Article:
Colau, one of the leading lights of the Indignados (Outraged) protest movement that grew out of Spain's economic crisis, will be the Catalonian city's first female mayor.
Her list of candidates won 11 of the 41 seats in local elections on May 24 that saw the Indignados hammer Spain's ruling conservatives. Her nearest rival, the incumbent conservative Xavier Trias, won 10 seats.
But her position as mayor was secured when the ERC, a left-wing independent party that has five seats and the Socialists, who have four seats, threw their support behind her.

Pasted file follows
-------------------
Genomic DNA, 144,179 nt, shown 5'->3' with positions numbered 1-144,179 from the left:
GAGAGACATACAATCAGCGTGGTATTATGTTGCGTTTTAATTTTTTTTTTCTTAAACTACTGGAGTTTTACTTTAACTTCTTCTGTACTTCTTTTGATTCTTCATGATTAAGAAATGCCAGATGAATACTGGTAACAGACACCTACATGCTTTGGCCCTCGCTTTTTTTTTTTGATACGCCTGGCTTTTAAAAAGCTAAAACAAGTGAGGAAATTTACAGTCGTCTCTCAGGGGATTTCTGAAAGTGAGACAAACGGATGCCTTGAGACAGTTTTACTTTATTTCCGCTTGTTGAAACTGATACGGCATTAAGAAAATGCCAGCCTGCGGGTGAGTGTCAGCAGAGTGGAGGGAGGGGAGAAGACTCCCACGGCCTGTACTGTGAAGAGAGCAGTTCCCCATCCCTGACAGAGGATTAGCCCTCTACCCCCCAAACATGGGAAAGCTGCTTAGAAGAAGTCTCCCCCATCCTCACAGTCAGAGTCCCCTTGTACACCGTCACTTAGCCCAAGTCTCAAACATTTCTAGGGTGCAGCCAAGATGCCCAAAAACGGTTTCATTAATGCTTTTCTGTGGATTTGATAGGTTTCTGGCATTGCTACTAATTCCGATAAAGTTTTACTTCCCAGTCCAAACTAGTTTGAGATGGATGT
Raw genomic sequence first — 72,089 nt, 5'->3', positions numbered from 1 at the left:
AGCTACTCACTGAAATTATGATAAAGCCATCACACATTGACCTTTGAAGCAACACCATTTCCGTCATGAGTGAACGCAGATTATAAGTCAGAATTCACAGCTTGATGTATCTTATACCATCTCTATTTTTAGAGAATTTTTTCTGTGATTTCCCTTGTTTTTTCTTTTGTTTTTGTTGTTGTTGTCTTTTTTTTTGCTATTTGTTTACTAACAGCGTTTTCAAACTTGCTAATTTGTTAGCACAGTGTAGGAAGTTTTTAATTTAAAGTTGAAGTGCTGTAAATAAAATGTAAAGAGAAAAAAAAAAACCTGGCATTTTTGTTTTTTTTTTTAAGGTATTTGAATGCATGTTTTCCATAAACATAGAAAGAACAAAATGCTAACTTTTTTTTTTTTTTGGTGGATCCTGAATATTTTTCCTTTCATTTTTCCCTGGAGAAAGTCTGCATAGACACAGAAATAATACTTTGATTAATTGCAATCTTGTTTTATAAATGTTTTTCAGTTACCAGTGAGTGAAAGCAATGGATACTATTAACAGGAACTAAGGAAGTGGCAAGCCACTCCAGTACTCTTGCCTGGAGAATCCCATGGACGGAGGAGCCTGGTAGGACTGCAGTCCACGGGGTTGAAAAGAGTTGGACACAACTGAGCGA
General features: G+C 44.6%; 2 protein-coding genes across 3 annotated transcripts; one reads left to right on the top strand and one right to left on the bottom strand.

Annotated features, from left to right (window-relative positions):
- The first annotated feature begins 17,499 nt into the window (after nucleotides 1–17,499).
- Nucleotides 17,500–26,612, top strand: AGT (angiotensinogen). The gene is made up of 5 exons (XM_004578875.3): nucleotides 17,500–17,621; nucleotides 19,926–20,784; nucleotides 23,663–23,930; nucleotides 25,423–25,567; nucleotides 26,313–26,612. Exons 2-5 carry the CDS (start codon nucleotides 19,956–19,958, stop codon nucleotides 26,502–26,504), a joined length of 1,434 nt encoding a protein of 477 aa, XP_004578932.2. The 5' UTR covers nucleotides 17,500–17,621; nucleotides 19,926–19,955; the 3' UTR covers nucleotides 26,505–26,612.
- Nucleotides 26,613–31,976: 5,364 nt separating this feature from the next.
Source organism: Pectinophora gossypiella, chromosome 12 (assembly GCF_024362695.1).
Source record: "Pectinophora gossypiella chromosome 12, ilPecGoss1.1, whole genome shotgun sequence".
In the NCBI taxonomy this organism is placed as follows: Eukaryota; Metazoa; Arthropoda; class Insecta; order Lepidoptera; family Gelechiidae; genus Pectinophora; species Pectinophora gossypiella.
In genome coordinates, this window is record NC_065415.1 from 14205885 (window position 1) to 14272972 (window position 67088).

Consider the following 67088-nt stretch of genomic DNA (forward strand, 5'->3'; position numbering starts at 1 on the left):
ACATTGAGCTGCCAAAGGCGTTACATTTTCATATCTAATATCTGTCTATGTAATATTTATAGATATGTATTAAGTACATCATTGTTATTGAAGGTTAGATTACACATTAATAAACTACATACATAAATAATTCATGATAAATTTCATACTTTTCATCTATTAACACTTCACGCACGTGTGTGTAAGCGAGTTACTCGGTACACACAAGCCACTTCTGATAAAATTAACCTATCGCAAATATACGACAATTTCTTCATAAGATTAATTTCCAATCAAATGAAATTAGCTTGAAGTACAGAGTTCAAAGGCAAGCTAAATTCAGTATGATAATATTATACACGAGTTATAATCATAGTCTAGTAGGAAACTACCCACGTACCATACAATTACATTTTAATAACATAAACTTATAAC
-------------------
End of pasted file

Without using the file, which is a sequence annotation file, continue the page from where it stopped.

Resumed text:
"We are going to vote for Ada Colau to be sworn in through a sense of responsibility because we believe in the union of people committed to social justice, progress and wellbeing," said ERC leader Alfred Bosch.
Colau, 41, has pledged to fight inequalities in the city of 1.6 million by putting an end to evictions from housing, lowering energy prices and bringing in a minimum monthly income of 600 euros ($675).
Spain's capital Madrid will also have a leftist mayor on Saturday after 71-year-old retired judge Manuela Carmena's Ahora Madrid protest party agreed an alliance with the Socialists. Carmena has also made ending evictions a priority in a bid to reduce homelessness.